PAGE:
Jackson — In an ironic twist of fate, WorldCom bailed out Mississippi legislators.
Using money from the $100-million settlement with MCI, the former Clinton-based WorldCom, state lawmakers retired a $35-million debt for the Oakland beef processing plant fiasco dubbed “Cattle-gate,” which Gov. Haley Barbour called “a bad attempt at economic development.”
The balance of the settlement money was used to help shore up the $4.6 billion budget that lawmakers approved during the second special session.
A quick recap
Lawmakers fell short of fully funding the Mississippi Adequate Education Program (MAEP) formula, which determines the amount of funds the state contributes for each child. That formula, established by a law passed in 1977, calculates the state’s portion at $3,754 per student.
The $1.9-billion compromise bill for education funding fell short $87.7 million of the MAEP formula, but gave schools $132.3 million more than was allocated for this fiscal year.
Momentum tops June 28th agenda
During the special session, lawmakers also passed a smattering of bills, approving legislation to fund the increase in the state employee health insurance plan, extend the telemarketing no-call list for another year, and create a burn center fund in the Department of Health budget to replace a similar state firefighters’ fund. They also passed laws benefiting vulnerable adults, families of the military serving in Afghanistan and Iraq, and providing $10 million to the cancer center at the University of Mississippi Medical Center.
On the day Barbour unloaded the beef processing boondoggle, he called a third special session to start June 28 to consider Momentum Mississippi, a plan for economic development incentives that would provide loans and grants to attract companies and expand existing facilities that are currently ineligible, such as high-tech firms. He said he would consider letting lawmakers add other bond projects if they would pass the legislation. During the second special session, House members added $98 million to fund pet projects.
“It’s not true, this depiction that the House is trying to tear down Momentum Mississippi,” said House Speaker Billy McCoy (D-Rienzi), who pointed out that the basic idea behind Momentum Mississippi began in November 2002 when he chaired the Ways and Means Committee. “We would’ve passed it in the regular session. Immediately after it passed out of Ways and Means, the governor’s people started talking about amending it and putting a whole lot more money in it, so it fell by the wayside. We passed it in the special session, and sure, there were some things we were interested in. At least we could’ve gone to conference, but they didn’t want to do that.”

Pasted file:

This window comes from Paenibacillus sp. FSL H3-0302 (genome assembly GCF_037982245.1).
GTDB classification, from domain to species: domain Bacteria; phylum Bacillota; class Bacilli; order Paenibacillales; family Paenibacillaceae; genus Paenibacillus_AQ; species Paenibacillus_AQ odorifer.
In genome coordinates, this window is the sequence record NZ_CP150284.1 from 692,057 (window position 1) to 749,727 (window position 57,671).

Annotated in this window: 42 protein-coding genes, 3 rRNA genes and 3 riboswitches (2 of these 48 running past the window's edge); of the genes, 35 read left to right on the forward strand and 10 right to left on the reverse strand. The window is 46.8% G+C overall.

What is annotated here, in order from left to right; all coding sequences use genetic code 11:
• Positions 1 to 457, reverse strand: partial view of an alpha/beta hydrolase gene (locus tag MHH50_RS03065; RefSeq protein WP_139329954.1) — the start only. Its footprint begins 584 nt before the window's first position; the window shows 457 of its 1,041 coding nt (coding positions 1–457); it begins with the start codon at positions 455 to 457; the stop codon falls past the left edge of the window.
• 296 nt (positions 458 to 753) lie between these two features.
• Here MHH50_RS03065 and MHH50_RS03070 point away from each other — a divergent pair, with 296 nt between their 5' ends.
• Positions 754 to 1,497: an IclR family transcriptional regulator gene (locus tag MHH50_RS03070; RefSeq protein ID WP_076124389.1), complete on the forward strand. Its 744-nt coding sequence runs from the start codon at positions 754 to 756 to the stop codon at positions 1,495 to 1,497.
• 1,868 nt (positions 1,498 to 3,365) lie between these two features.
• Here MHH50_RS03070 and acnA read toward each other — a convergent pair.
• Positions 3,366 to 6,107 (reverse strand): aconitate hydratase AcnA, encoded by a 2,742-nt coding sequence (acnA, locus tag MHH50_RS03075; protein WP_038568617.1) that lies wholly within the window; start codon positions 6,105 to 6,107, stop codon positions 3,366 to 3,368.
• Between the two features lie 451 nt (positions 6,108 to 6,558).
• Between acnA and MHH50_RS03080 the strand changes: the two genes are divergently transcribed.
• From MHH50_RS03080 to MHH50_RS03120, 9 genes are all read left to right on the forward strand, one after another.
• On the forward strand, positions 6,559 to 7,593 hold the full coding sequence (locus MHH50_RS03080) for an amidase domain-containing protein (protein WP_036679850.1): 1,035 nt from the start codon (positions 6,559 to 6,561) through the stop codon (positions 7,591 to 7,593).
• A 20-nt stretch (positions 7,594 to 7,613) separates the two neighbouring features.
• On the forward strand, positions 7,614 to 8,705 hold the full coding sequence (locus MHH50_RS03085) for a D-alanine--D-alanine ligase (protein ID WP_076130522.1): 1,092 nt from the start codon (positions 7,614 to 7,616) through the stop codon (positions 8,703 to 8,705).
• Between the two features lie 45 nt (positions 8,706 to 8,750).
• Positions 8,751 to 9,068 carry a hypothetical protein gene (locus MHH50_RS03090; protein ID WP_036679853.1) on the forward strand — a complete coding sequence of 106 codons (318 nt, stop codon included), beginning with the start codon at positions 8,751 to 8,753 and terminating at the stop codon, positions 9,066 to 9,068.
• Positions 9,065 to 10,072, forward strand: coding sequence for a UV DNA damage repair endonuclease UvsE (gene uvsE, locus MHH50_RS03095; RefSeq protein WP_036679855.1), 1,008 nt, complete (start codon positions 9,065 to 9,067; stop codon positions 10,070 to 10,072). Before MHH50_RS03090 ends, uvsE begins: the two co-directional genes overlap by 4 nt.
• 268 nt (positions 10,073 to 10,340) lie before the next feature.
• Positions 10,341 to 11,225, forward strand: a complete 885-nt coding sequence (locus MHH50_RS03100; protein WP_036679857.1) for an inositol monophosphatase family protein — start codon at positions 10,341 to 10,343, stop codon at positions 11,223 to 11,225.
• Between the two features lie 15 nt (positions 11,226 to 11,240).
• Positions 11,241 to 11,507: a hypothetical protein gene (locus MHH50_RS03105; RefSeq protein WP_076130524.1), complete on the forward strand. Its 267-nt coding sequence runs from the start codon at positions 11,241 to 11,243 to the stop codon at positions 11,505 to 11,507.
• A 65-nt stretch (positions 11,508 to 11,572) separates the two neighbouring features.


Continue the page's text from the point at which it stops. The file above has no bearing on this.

McCoy said House leaders were disappointed when “the governor sent out a letter to boards of supervisors, telling them not to ask their representatives to put in a project, to come through his office instead and deals should be scrutinized there.
“We don’t like the idea of delegating all constitutional authority to the executive branch,” he said. “It’s an absolute must that representatives and senators have a strong say in what happens in their communities. We want to have a voice, without it being ridiculed.”
Gubernatorial spokesperson Pete Smith said, “Ever since Momentum Mississippi died in the regular session, the governor has made plain that he is willing to expand the call to include projects that both the House and Senate have agreed upon for consideration — once legislation is passed. I don’t know what else he can do. Everyone across the state realizes that we need Momentum Mississippi to stay competitive. And the governor is intent on getting Momentum Mississippi legislation passed.”
Northrop Grumman has expressed disappointment in the lack of legislative support for the program, which would help the shipbuilder expand its Pascagoula-based operation. Baxter Healthcare has threatened to move operations elsewhere if a decision is not made soon.
‘Clear support’ for Momentum
“There is clear support for the Momentum package standing on its own merits as a clean bill,” said Blake Wilson, president of the Mississippi Economic Council. “The incentive legislation is the result of careful research through the Blueprint Mississippi effort (and) had the input at the front end of 1,000 business and community leaders who participated in the Blueprint process. The Blueprint recommendations contained in the Momentum Mississippi incentive package initiatives were supported by the overwhelming majority 1,000 business and community leaders who actually voted on the Blueprint recommendations in MEC Caucus meetings held over the last year in 22 different communities around the state. You can’t get much better buy-in than this.”
Contact MBJ contributing writer Lynne W. Jeter at firstname.lastname@example.org.